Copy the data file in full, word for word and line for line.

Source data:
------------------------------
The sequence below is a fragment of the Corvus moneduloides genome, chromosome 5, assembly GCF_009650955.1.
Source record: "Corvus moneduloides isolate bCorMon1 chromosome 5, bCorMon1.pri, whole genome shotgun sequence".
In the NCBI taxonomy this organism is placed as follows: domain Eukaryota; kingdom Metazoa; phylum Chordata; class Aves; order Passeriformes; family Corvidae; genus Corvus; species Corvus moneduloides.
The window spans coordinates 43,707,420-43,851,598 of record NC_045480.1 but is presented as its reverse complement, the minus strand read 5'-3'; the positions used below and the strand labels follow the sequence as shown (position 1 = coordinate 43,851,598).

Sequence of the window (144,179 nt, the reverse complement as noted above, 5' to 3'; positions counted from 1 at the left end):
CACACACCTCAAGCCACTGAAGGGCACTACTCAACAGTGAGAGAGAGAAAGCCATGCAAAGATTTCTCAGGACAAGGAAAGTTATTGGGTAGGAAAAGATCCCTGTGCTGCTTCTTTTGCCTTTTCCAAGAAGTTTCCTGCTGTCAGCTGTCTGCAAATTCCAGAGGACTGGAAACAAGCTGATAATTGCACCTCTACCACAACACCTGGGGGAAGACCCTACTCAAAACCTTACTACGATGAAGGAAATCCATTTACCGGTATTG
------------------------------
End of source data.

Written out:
The sequence below is a fragment of the Corvus moneduloides genome, chromosome 5, assembly GCF_009650955.1.
Source record: "Corvus moneduloides isolate bCorMon1 chromosome 5, bCorMon1.pri, whole genome shotgun sequence".
In the NCBI taxonomy this organism is placed as follows: domain Eukaryota; kingdom Metazoa; phylum Chordata; class Aves; order Passeriformes; family Corvidae; genus Corvus; species Corvus moneduloides.
The window spans coordinates 43,707,420-43,851,598 of record NC_045480.1 but is presented as its reverse complement, the minus strand read 5'-3'; the positions used below and the strand labels follow the sequence as shown (position 1 = coordinate 43,851,598).

Sequence of the window (144,179 nt, the reverse complement as noted above, 5' to 3'; positions counted from 1 at the left end):
CACACACCTCAAGCCACTGAAGGGCACTACTCAACAGTGAGAGAGAGAAAGCCATGCAAAGATTTCTCAGGACAAGGAAAGTTATTGGGTAGGAAAAGATCCCTGTGCTGCTTCTTTTGCCTTTTCCAAGAAGTTTCCTGCTGTCAGCTGTCTGCAAATTCCAGAGGACTGGAAACAAGCTGATAATTGCACCTCTACCACAACACCTGGGGGAAGACCCTACTCAAAACCTTACTACGATGAAGGAAATCCATTTACCGGTATTG